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Order Up: Darbster

Courtesy of Darbster
Even better than the real thing: Vegan Buffalo wings from Darbster.
This week in Dish, we look at Darbster, a vegan restaurant located on the banks of the West Palm Beach Canal. Owners Allan Gould and Ellen Quinlan redesigned the old dive-bar spot at 8020 S. Dixie Highway and turned it into a lush, tropical outdoor restaurant with a wide deck overlooking the landscaped bank. It's the perfect backdrop for Darbster's blend of vegan dishes and raw foods, healthful entrées, surprisingly realistic faux meat dishes, and homey comfort food. Nothing's more expensive than $15, and the beer and wine list is creative and plentiful too. Here's an excerpt from our review: 

Like the chicken wings, most of the mock meat and dairy dishes at

Darbster are based off products that Quinlan, a lifelong vegetarian,

and Gould, a vegan since 2004, have experimented with at home. What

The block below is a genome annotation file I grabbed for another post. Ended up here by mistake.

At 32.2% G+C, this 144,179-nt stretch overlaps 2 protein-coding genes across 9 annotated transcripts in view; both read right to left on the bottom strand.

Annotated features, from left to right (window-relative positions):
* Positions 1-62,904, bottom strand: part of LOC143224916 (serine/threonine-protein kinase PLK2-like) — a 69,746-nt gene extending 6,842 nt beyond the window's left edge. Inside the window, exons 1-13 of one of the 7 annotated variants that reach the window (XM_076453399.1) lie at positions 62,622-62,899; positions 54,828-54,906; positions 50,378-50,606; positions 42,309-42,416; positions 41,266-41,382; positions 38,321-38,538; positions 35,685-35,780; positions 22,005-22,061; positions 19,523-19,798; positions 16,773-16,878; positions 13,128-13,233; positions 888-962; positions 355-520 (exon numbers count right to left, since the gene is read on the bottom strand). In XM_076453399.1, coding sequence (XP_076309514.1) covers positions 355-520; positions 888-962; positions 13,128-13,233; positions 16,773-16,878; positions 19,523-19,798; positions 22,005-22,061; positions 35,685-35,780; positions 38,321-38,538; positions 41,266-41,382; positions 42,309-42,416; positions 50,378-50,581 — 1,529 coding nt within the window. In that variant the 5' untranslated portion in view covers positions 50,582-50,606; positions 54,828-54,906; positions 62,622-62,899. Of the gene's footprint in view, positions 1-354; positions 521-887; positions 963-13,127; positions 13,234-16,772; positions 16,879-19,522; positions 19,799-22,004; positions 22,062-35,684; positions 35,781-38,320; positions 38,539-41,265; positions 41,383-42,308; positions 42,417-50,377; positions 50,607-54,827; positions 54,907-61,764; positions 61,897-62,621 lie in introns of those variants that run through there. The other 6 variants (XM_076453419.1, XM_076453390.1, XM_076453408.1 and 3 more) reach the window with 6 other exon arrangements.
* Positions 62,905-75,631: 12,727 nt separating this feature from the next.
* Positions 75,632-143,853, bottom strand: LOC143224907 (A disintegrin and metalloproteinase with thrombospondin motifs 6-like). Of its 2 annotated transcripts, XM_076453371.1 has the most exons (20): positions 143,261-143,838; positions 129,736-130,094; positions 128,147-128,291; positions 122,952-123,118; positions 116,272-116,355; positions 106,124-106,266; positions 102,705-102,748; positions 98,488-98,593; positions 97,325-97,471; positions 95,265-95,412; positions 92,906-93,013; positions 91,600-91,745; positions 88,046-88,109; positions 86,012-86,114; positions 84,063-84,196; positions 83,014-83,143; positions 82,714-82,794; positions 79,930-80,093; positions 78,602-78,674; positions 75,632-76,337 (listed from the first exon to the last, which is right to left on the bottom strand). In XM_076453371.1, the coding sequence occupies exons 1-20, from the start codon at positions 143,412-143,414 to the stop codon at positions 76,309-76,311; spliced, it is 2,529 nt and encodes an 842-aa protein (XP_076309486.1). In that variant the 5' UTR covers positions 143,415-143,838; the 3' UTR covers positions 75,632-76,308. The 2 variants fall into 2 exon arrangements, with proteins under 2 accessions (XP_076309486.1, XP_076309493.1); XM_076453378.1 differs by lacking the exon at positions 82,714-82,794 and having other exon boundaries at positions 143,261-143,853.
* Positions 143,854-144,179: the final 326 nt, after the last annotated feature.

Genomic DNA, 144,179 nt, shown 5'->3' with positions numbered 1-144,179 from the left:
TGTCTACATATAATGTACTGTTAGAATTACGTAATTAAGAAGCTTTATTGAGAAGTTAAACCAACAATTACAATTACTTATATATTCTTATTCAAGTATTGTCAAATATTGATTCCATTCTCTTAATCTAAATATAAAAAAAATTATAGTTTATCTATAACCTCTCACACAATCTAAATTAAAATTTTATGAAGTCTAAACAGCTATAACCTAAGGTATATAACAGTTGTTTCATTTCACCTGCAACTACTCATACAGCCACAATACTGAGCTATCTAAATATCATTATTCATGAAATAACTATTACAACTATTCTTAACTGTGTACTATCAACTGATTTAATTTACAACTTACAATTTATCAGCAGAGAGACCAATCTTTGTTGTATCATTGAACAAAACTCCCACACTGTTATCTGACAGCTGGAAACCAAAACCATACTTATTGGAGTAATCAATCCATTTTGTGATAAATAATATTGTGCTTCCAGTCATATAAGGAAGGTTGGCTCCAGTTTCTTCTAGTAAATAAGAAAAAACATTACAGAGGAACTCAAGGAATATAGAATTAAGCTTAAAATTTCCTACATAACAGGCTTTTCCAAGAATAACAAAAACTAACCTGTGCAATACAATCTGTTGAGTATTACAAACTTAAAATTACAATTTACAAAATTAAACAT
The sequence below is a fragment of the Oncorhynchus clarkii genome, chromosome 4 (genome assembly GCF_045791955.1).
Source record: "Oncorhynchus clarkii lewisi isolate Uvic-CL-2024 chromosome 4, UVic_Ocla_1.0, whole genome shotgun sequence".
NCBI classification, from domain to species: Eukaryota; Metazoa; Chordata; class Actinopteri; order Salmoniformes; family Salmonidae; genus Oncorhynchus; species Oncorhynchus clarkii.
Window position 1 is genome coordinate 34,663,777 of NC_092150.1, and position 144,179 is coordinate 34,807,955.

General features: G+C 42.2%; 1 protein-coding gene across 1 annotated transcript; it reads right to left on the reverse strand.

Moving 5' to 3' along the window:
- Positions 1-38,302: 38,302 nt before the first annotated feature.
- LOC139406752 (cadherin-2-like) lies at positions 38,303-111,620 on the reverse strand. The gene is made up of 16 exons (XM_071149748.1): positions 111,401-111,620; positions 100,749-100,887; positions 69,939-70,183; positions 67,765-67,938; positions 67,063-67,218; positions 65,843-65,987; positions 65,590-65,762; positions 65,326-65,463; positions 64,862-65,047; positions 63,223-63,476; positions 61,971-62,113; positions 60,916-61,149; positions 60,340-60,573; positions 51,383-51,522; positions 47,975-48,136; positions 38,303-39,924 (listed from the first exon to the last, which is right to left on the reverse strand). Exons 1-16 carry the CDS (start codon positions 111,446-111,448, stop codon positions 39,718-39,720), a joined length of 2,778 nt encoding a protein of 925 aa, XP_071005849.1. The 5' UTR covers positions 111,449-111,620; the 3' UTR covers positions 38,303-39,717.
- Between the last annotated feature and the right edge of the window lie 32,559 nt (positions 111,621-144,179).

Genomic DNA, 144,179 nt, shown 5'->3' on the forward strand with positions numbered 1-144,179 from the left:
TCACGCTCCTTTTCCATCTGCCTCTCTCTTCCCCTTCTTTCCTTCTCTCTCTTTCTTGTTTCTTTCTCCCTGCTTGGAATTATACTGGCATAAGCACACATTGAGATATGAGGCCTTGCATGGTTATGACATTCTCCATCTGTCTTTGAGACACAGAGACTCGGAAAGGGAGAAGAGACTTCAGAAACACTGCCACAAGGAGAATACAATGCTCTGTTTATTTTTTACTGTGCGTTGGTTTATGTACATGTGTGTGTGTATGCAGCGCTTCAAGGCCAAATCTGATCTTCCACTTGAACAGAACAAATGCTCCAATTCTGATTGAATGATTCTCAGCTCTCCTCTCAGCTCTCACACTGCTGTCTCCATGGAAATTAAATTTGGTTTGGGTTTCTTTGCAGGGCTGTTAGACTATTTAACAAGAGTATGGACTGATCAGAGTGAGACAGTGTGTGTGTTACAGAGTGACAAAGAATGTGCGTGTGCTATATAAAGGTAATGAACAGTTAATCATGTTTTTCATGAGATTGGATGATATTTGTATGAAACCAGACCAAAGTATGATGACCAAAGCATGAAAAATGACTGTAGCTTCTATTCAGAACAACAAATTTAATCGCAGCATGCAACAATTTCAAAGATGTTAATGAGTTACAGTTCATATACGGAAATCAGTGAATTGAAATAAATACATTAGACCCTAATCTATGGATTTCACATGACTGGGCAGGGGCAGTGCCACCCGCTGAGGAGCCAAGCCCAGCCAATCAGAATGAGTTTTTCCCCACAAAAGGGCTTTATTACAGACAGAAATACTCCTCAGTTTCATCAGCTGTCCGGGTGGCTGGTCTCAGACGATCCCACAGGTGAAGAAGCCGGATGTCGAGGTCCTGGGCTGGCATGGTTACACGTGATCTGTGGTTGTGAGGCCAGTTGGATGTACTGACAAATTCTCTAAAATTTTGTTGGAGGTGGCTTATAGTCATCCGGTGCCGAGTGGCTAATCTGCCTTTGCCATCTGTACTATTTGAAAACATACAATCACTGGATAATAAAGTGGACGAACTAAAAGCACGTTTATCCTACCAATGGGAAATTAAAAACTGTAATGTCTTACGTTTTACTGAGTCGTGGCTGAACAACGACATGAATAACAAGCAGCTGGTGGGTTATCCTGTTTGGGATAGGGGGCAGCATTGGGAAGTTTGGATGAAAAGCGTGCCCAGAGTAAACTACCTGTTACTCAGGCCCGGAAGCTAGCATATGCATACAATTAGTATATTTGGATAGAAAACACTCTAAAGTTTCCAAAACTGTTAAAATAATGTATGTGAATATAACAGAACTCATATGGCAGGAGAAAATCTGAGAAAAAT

that translates to is Daiya, a vegan "cheese" made from tapioca,

which, stuffed into a creamy quesadilla ($7) or a side of macaroni and

cheese ($4), melts almost as convincingly as the real thing. Then, of

course, there's the Gardein, which composes most of the fake meat

items Darbster makes, including "steak" sliders, "chicken" kebabs, and

"beef" burritos. A mixture of soy, wheat, and grain proteins,

Gardein's bouncy texture and mimicked musculature is so realistic that

national restaurant chains like Chipotle and Yard House have taken to

serving it on their menus. One bite of a trio of chicken kebabs ($8)

fashioned with the stuff and I can see why: The fleshy, sesame-studded

hunks are char-grilled with onions, peppers, and pineapple. They make

the dry veggie burgers of my past look like Soylent Green.

Check out the full review on Darbster, online now. 

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John Linn

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